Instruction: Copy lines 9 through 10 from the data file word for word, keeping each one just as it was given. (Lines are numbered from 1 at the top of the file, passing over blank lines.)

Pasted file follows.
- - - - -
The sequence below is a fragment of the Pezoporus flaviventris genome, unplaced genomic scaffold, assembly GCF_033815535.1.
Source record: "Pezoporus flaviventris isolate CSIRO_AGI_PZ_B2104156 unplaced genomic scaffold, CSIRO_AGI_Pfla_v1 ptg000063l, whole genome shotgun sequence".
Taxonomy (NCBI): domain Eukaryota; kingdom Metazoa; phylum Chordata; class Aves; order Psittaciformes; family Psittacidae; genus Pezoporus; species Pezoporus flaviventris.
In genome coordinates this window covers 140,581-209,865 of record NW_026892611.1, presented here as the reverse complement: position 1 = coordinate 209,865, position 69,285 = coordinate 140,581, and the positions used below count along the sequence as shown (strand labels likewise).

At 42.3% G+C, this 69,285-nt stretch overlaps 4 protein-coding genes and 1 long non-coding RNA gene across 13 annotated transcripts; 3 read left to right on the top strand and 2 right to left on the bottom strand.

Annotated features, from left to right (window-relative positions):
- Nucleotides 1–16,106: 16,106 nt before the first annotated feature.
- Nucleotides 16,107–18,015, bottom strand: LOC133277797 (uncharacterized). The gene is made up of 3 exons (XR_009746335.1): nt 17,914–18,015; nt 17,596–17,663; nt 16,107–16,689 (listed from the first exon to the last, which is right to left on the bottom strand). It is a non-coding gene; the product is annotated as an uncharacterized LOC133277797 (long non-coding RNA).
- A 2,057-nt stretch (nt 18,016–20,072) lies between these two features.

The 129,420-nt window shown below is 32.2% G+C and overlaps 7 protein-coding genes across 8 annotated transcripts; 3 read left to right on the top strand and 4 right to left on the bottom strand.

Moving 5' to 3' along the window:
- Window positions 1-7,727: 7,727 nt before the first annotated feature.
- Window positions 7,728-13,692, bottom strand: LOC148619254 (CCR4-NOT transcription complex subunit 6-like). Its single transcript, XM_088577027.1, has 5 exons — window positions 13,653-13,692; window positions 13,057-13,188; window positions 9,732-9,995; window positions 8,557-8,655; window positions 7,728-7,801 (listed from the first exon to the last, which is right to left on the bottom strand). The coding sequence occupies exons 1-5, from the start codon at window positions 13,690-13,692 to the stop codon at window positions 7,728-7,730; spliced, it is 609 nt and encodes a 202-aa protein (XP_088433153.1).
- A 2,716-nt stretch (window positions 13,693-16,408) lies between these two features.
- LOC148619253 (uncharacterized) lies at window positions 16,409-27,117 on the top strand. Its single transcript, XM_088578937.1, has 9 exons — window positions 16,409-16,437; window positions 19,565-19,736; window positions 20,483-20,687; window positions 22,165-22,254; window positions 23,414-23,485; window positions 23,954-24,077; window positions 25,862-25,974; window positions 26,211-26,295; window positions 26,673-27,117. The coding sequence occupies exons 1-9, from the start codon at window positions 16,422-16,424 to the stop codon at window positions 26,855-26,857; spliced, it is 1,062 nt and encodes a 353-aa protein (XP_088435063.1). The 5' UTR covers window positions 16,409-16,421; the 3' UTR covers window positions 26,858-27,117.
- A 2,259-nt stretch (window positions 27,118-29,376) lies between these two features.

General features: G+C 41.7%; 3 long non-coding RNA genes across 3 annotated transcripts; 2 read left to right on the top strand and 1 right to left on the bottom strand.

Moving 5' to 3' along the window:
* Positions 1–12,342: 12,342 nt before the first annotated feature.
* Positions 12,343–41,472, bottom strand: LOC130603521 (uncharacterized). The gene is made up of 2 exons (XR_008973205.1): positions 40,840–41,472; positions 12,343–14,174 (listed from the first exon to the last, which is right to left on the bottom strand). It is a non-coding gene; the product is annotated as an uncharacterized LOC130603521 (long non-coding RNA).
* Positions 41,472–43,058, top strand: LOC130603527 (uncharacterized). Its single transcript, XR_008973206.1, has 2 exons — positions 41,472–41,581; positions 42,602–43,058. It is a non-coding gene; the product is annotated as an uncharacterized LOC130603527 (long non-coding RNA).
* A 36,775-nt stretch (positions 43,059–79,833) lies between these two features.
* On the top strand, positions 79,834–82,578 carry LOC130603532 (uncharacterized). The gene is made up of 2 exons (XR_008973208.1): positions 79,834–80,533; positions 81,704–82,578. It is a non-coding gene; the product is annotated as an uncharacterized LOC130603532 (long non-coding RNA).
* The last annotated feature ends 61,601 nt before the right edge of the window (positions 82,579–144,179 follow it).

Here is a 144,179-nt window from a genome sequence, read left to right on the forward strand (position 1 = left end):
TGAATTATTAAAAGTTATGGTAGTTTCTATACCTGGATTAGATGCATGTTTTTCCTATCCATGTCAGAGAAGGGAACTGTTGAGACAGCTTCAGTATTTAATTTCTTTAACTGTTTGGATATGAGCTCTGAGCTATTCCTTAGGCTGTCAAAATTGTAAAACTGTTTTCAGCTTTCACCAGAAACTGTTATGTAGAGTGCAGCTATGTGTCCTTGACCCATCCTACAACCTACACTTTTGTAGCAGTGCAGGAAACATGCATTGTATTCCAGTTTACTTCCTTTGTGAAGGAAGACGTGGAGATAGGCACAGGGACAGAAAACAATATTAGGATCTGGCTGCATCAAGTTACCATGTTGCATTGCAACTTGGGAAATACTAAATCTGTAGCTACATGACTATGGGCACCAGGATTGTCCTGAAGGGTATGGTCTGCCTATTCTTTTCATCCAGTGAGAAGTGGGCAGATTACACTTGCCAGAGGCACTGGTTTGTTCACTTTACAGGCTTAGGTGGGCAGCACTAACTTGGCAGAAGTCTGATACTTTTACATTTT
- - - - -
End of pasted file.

- A 2,057-nt stretch (nt 18,016–20,072) lies between these two features.

The 129,420-nt window shown below is 32.2% G+C and overlaps 7 protein-coding genes across 8 annotated transcripts; 3 read left to right on the top strand and 4 right to left on the bottom strand.